Published on 27 June 2016 by teleSUR.
Experts report that suspended President Dilma Rousseff did not cook the books like her rivals claim, but the impeachment process will continue.
Suspended Brazilian President Dilma Rousseff got a boost in her fight against impeachment on Monday as a report prepared by analysts in the Senate found that there is no evidence to suggest she was personally responsible for fiscal wrongdoing. It remains unclear, however, how the findings will impact the impeachment process that has hinged on such allegations.
The 223-page report by three auditors found Rousseff did not cook the books in the lead up to her 2014 presidential re-election, dealing a blow to accusations from her rivals that she manipulated government accounts to hide a budget shortfall and delayed payments to public banks.
Published on 12 June 2016 by teleSUR.
The opposition wants the vote to be held this year in order to force snap elections.
Venezuelan President Nicolas Maduro told a massive crowd of supporters Saturday that the recall referendum will definitely take place in 2017, against the wishes of the opposition who want to see the vote held this year.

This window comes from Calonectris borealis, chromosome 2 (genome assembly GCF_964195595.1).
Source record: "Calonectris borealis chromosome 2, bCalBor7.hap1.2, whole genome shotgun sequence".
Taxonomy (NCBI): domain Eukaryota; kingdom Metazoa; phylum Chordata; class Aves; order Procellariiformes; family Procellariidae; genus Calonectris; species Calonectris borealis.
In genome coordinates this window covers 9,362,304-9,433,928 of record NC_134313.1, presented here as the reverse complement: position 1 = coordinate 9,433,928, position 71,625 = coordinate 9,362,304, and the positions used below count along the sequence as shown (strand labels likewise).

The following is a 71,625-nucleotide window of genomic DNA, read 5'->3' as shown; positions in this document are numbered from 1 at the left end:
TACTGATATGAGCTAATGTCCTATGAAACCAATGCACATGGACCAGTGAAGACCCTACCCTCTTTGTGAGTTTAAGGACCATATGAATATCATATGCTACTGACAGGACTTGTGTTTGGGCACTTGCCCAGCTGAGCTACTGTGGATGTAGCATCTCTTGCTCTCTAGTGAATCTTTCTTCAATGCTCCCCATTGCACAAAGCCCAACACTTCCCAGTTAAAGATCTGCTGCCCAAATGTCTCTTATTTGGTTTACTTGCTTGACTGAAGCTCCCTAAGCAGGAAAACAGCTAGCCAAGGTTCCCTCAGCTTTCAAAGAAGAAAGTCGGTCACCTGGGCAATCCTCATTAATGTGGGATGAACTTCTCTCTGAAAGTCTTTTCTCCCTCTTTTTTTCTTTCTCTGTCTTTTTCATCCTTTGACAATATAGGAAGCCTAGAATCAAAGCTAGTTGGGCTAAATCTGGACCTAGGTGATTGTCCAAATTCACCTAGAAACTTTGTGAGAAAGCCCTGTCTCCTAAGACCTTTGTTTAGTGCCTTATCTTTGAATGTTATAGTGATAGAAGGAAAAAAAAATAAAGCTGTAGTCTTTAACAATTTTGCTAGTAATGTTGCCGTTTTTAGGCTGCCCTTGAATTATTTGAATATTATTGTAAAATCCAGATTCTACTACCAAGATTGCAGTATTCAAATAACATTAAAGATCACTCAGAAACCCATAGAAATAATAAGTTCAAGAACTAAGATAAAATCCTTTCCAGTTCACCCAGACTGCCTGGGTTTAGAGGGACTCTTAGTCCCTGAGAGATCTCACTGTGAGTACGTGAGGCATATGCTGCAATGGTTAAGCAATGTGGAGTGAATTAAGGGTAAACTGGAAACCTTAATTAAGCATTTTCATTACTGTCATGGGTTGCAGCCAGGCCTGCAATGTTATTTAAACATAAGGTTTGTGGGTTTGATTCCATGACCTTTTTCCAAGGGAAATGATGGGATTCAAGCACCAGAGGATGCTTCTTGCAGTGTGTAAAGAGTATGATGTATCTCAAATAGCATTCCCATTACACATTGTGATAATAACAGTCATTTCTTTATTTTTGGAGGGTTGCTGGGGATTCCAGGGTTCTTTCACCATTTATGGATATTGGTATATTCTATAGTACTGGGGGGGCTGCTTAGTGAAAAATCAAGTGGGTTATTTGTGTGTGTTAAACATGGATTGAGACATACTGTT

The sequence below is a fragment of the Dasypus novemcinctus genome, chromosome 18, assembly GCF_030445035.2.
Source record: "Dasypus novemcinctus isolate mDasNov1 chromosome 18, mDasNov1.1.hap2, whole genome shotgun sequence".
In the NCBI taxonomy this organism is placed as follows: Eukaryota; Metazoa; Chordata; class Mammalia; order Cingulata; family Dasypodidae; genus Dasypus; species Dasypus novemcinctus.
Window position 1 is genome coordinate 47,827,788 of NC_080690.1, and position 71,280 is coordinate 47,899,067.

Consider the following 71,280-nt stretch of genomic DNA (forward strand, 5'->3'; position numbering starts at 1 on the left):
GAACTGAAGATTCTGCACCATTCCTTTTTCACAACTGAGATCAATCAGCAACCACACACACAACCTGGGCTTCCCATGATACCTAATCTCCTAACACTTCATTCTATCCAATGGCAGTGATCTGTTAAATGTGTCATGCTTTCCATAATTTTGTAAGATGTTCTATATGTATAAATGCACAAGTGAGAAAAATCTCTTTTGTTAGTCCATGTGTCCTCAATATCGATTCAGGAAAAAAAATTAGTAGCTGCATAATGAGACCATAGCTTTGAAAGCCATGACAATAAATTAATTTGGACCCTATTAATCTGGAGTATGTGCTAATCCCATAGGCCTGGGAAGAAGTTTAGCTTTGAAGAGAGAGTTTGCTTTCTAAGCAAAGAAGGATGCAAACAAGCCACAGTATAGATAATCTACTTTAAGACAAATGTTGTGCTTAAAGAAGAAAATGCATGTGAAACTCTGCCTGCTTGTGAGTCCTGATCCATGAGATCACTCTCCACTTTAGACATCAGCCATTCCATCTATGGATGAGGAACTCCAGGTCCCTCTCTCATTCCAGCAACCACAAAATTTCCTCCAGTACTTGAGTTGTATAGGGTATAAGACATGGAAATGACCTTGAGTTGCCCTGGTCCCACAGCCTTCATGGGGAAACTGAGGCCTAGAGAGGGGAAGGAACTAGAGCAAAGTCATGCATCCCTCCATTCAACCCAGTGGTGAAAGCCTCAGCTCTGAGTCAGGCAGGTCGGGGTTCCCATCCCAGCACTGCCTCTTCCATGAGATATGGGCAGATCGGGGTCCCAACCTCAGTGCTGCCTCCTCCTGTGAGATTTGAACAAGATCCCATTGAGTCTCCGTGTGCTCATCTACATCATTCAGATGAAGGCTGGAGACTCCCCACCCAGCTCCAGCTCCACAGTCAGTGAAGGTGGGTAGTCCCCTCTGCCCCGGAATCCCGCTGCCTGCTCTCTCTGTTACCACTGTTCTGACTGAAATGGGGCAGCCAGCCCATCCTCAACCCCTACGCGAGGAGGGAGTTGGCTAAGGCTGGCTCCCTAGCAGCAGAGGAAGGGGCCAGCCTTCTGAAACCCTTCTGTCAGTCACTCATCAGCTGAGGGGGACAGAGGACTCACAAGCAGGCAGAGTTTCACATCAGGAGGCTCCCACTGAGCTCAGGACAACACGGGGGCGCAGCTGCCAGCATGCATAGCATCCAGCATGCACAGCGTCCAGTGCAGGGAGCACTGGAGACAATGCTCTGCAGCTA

“If (the opposition) meet the requirements, the recall referendum will take place next year. Period,” Maduro told a crowd in a large stadium in Caracas.
Published on 31 May 2016 by teleSUR.
Venezuelan authorities are conducting an internal investigation into the assassination of retired Army Major General Felix Velasquez, which is the latest case in a surge of killings targeting pro-government public officials and activists.
In recent months, Western mainstream media outlets have remained silent regarding the violence waged against government supporters, left-wing activists and public servants, which many believe is an attempt to undermine the future of the Chavista movement in the country.
Published on 31 May 2016 by teleSUR.
Agustin Otxotorena, a Basque executive living in Caracas, grew tired of constant calls from friends and relatives in Spain telling him that there was no food in Venezuela, so on May 20 he began publishing photos on Facebook of supermarkets in upscale sectors of Caracas filled with goods.
In addition to showing evidence of an abundance of food stuffs, Otxotorena also analyzed the situation. He concluded that there are two countries in Venezuela—one where "there are many people having a hard time, who don’t have the money to live,” and another where there is "an upper class that has a living standard higher than Europe."
Published on 3 June 2016 by teleSUR.
Brazil’s interim president Michel Temer has been deemed ineligible to run for political office for 8 years, The Intercept reported Friday.
A regional election court in São Paulo issued a formal decree on Thursday after finding him guilty of spending his own funds on his campaign in excess of what the law allows. As a result of what the court termed his "dirty record" in elections, according to The Intercept, Temer is unable to be elected to the office he seized with the help of the Brazilian Senate.